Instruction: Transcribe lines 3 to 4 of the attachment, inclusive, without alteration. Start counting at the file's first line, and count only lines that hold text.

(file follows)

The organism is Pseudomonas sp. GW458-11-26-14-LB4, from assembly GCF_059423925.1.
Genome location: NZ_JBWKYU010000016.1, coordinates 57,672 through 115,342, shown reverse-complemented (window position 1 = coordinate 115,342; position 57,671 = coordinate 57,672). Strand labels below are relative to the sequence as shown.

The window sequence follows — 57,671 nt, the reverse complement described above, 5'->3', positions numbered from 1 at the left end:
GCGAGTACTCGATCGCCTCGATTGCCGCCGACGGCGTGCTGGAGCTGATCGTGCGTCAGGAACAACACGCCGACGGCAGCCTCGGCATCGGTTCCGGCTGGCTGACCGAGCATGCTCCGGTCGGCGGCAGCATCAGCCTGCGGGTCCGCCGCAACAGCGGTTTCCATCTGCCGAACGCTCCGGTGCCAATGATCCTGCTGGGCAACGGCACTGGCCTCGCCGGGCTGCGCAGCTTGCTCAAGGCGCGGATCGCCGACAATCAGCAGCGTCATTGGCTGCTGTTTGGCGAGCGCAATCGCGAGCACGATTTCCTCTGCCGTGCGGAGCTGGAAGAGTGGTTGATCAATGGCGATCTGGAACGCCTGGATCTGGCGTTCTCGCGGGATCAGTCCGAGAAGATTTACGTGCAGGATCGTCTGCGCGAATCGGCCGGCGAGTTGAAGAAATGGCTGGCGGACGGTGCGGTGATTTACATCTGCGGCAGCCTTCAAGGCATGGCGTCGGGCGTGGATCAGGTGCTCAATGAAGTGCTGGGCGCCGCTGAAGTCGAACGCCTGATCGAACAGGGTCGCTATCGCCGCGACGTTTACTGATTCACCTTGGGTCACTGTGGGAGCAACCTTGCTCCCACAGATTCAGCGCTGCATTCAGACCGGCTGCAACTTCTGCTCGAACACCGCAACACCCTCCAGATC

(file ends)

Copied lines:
The window sequence follows — 57,671 nt, the reverse complement described above, 5'->3', positions numbered from 1 at the left end:
GCGAGTACTCGATCGCCTCGATTGCCGCCGACGGCGTGCTGGAGCTGATCGTGCGTCAGGAACAACACGCCGACGGCAGCCTCGGCATCGGTTCCGGCTGGCTGACCGAGCATGCTCCGGTCGGCGGCAGCATCAGCCTGCGGGTCCGCCGCAACAGCGGTTTCCATCTGCCGAACGCTCCGGTGCCAATGATCCTGCTGGGCAACGGCACTGGCCTCGCCGGGCTGCGCAGCTTGCTCAAGGCGCGGATCGCCGACAATCAGCAGCGTCATTGGCTGCTGTTTGGCGAGCGCAATCGCGAGCACGATTTCCTCTGCCGTGCGGAGCTGGAAGAGTGGTTGATCAATGGCGATCTGGAACGCCTGGATCTGGCGTTCTCGCGGGATCAGTCCGAGAAGATTTACGTGCAGGATCGTCTGCGCGAATCGGCCGGCGAGTTGAAGAAATGGCTGGCGGACGGTGCGGTGATTTACATCTGCGGCAGCCTTCAAGGCATGGCGTCGGGCGTGGATCAGGTGCTCAATGAAGTGCTGGGCGCCGCTGAAGTCGAACGCCTGATCGAACAGGGTCGCTATCGCCGCGACGTTTACTGATTCACCTTGGGTCACTGTGGGAGCAACCTTGCTCCCACAGATTCAGCGCTGCATTCAGACCGGCTGCAACTTCTGCTCGAACACCGCAACACCCTCCAGATC